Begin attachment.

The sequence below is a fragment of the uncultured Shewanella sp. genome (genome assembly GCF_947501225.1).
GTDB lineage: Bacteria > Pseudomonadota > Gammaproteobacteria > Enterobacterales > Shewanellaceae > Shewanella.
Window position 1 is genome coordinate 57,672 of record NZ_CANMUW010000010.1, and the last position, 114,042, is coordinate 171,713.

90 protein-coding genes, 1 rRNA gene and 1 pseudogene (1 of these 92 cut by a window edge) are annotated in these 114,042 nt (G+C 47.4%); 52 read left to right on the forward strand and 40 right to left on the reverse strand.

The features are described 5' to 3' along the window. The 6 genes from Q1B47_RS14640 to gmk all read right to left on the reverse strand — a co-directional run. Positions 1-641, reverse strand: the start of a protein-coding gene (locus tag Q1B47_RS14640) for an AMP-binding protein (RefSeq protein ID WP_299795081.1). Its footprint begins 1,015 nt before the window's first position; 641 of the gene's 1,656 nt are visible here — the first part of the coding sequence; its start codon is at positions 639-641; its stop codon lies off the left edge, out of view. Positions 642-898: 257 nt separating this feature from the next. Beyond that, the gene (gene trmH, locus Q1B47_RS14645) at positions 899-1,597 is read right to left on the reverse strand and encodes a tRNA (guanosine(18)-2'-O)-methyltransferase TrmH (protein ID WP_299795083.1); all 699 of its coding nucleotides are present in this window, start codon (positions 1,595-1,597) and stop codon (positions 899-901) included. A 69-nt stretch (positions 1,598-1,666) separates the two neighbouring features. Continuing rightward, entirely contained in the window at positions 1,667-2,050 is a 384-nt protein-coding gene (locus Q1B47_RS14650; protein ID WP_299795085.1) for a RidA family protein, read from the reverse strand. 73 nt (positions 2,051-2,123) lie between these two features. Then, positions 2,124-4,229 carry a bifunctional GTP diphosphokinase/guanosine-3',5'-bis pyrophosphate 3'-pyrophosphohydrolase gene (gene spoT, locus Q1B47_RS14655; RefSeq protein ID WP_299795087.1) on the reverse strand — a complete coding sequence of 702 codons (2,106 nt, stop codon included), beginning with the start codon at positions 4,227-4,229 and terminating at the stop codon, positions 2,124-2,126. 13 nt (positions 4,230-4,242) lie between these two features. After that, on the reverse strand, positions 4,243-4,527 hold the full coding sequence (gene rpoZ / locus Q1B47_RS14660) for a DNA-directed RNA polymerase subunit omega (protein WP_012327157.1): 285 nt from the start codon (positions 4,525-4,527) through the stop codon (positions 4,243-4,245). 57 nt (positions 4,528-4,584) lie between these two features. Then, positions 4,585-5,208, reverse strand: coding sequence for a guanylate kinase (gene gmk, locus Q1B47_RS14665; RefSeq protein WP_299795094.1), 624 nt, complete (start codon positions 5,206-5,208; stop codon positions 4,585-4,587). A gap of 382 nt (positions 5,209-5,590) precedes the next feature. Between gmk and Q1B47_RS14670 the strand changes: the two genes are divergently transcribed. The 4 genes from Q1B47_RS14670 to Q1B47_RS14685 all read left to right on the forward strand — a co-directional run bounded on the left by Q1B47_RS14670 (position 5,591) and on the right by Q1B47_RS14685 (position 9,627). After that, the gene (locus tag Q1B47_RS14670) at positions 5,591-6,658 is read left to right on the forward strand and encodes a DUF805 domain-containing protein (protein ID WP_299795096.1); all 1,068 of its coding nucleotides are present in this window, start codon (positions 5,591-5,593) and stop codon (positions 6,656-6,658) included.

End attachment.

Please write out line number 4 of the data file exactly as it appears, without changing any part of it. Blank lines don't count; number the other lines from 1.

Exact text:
90 protein-coding genes, 1 rRNA gene and 1 pseudogene (1 of these 92 cut by a window edge) are annotated in these 114,042 nt (G+C 47.4%); 52 read left to right on the forward strand and 40 right to left on the reverse strand.